Eastern Canada / North America / Ontario

“Pic of the Week”, July 31, 2020: Centennial Flame, Ottawa

Parliament Hill (9)

The Centennial Flame is located on a walkway leading to the Central Block on Parliament Hill in Ottawa.  It was officially lite by then Prime Minister Lester B. Pearson on January 1, 1967, to commemorate Canada’s 100th anniversary.
The Flame is fueled by natural gas.  It’s surrounded by a ledge which contains the shields of the 12 provinces and territories that formed Canadian Confederation in 1967 (the shield for the Nunavut territory was added recently), and it in turn is surrounded by a fountain.  Coins tossed into the fountain are used to fund a government Research Award.
Intended to be a temporary monument, the Centennial Flame proved popular with tourists and glows to this day.
(Clock on thumbnails to enlarge, right arrow to advance slideshow)

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“Pic of the Week”, May 15, 2020: Reflections of Toronto

01 Reflections of Toronto

While I admire buildings made of stone and brick more than those made of cement and glass, there are features to be enjoyed in modern architecture.  Toronto is filled with dozens of gleaming skyscrapers, many of which reflect the city.
(Click on thumbnails to enlarge, right arrow to advance slideshow)


 

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The “Maid of the Mist”

00 Maid of the Mist

The Maid of the Mist is an interesting boat tour of Niagara Falls which takes you up to the plunge pool of one of the world’s greatest waterfalls and let’s you experience its roar and spray up close.  The boat tour starts and ends on the American side of the Niagara River, near Rainbow Bridge, but crosses into Canada when it approaches Horseshoe Falls.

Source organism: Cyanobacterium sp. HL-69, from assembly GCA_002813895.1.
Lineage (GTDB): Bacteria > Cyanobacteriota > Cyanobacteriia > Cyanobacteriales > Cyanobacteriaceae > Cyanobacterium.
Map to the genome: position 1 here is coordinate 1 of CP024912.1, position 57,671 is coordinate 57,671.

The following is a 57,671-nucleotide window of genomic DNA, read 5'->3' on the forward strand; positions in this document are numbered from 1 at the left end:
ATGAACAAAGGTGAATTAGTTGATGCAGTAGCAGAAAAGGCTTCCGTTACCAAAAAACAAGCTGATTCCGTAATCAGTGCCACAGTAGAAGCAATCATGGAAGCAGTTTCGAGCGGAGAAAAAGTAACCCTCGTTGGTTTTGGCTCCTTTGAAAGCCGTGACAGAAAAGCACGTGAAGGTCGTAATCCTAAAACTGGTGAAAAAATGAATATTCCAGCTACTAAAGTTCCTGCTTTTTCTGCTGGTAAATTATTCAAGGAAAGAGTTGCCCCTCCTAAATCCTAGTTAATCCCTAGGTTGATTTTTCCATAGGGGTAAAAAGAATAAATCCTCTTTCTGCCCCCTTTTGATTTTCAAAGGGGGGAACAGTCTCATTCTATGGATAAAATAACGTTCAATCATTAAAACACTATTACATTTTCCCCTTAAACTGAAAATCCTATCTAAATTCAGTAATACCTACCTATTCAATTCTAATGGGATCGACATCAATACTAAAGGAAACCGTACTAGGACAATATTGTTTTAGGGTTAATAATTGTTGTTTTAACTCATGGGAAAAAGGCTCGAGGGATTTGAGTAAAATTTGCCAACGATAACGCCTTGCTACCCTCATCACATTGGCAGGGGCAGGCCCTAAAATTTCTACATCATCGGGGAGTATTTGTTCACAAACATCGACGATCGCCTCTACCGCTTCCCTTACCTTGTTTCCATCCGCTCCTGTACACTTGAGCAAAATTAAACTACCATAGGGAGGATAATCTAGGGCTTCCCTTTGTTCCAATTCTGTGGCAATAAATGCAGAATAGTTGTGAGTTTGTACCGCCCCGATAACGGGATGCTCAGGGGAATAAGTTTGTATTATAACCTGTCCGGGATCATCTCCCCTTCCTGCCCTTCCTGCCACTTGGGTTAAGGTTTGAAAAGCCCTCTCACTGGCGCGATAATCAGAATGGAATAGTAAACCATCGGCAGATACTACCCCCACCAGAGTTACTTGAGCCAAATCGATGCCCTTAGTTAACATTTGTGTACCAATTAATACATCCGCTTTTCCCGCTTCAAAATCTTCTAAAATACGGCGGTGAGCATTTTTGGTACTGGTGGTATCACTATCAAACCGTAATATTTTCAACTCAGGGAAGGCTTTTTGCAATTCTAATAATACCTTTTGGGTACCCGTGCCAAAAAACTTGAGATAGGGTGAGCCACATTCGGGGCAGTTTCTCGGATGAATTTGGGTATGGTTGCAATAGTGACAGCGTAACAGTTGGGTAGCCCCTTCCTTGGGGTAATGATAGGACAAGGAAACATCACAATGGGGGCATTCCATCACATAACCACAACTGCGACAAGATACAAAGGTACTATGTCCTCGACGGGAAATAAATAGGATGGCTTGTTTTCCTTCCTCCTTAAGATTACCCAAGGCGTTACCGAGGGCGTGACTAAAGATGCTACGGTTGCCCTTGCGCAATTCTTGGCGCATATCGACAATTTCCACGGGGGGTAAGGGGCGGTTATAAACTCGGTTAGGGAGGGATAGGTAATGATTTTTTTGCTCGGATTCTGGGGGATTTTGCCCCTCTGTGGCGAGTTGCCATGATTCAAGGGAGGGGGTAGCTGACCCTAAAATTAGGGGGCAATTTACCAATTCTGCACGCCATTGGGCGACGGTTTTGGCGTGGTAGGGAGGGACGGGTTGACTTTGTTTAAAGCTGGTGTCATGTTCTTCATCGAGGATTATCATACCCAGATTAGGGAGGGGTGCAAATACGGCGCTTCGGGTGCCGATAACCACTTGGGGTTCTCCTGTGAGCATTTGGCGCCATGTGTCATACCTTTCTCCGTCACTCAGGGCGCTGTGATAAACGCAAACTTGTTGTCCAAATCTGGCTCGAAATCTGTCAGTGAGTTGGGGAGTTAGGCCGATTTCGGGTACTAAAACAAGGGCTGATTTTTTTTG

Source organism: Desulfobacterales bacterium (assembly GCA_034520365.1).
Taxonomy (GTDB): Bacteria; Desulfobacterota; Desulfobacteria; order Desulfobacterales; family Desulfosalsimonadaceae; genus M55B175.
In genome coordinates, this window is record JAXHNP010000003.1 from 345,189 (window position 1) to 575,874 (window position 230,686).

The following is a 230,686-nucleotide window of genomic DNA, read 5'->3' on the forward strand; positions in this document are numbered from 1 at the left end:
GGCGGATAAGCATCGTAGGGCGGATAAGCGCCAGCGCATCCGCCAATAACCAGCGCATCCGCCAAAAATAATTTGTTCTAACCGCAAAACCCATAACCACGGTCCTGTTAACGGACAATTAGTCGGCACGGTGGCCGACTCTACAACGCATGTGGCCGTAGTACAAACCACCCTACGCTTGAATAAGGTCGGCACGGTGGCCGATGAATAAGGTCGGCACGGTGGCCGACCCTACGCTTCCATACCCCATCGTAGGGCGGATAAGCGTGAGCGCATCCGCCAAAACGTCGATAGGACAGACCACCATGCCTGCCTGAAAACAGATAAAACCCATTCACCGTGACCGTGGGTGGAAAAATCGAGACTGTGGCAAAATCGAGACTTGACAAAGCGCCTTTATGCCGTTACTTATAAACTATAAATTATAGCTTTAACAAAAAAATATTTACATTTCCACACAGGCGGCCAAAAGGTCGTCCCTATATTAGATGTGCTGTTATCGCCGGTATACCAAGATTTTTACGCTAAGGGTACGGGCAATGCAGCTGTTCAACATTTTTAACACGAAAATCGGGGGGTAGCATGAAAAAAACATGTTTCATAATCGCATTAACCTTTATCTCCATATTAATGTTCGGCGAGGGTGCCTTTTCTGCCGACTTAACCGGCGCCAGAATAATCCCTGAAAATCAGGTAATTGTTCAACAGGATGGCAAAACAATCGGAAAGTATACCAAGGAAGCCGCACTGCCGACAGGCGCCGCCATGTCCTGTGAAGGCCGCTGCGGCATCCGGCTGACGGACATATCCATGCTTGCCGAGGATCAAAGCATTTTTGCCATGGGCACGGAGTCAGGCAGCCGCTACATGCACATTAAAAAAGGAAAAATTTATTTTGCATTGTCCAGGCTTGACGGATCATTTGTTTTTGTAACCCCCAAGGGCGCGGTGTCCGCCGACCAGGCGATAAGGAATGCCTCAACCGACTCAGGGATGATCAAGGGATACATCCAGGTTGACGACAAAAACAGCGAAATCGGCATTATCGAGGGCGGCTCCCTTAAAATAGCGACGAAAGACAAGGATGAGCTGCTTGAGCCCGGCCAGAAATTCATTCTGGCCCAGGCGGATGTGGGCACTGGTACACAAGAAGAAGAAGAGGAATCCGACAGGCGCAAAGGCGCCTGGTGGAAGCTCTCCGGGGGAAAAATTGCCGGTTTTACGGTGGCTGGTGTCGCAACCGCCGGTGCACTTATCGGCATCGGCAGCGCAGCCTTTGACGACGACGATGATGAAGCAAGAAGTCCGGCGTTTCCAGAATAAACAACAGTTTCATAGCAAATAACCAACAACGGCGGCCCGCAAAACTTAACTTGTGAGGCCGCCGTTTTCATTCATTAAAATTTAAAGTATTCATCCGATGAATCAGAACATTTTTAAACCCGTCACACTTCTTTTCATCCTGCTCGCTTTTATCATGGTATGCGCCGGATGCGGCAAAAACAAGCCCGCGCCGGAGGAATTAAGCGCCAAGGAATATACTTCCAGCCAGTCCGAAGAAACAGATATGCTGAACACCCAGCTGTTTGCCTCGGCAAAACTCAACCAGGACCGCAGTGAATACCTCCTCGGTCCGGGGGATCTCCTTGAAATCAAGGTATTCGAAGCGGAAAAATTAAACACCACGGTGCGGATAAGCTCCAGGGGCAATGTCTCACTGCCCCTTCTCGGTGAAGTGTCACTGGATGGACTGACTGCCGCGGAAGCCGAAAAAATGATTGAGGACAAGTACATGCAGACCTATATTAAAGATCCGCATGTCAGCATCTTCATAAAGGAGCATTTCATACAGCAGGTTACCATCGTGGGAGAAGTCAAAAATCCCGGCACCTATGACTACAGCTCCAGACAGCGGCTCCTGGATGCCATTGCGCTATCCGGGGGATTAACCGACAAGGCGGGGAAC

The original Maid of the Mist was christened in 1846 and served as a ferry connecting the Canadian and American sides of the Niagara River, part of a link between New York City and Toronto.  It was a powered by steam generated from a wood/coal-fired boiler and could carry up to 100 passengers.

Maid of the Mist, Niagara Falls

Maid of the Mist, Niagara Falls

The ferry service did well

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“Pic of the Week”, December 20, 2019: Prince of Wales Hotel, Niagara-on-the-Lake

01 Prince of Wales Hotel

Situated in the heart of pretty Niagara-on-the-Lake is an elegant Victorian era landmark, the Prince of Wales Hotel.  lt was built in 1864 and has gone through several name changes.  Originally called the Arcade Hotel, then Niagara House, it was given its current name when the Duke and Duchess of York (later King George V and Queen Mary) visited in 1901.

The hotel was significantly expanded in the 1970s, though in a manner very consistent with its original design.  It was thoroughly restored and updated in the late 1990s.  It’s lobby shows nice architectural and historic details.

I’ve never stayed here but did eat at its fine dining room once and thoroughly enjoyed it.  High Tea in the Drawing Room …

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The Niagara River and and its Amazing Waterfalls

00 Niagara River and Horseshoe Falls (1)